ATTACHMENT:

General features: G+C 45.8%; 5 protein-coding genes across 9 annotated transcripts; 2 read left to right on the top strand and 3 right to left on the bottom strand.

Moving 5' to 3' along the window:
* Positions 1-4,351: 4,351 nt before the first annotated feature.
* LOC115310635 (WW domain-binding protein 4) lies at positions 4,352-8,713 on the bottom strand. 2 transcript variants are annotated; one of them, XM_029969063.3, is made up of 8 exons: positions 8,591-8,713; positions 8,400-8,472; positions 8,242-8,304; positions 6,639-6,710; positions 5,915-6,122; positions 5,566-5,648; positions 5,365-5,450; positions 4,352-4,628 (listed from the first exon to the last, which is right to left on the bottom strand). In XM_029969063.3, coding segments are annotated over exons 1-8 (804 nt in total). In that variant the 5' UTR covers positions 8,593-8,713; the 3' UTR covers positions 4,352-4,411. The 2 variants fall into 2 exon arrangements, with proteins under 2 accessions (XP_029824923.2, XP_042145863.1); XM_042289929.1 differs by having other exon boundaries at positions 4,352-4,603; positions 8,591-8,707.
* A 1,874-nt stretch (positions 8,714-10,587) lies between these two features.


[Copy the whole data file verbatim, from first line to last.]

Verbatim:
General features: G+C 45.8%; 5 protein-coding genes across 9 annotated transcripts; 2 read left to right on the top strand and 3 right to left on the bottom strand.

Moving 5' to 3' along the window:
* Positions 1-4,351: 4,351 nt before the first annotated feature.
* LOC115310635 (WW domain-binding protein 4) lies at positions 4,352-8,713 on the bottom strand. 2 transcript variants are annotated; one of them, XM_029969063.3, is made up of 8 exons: positions 8,591-8,713; positions 8,400-8,472; positions 8,242-8,304; positions 6,639-6,710; positions 5,915-6,122; positions 5,566-5,648; positions 5,365-5,450; positions 4,352-4,628 (listed from the first exon to the last, which is right to left on the bottom strand). In XM_029969063.3, coding segments are annotated over exons 1-8 (804 nt in total). In that variant the 5' UTR covers positions 8,593-8,713; the 3' UTR covers positions 4,352-4,411. The 2 variants fall into 2 exon arrangements, with proteins under 2 accessions (XP_029824923.2, XP_042145863.1); XM_042289929.1 differs by having other exon boundaries at positions 4,352-4,603; positions 8,591-8,707.
* A 1,874-nt stretch (positions 8,714-10,587) lies between these two features.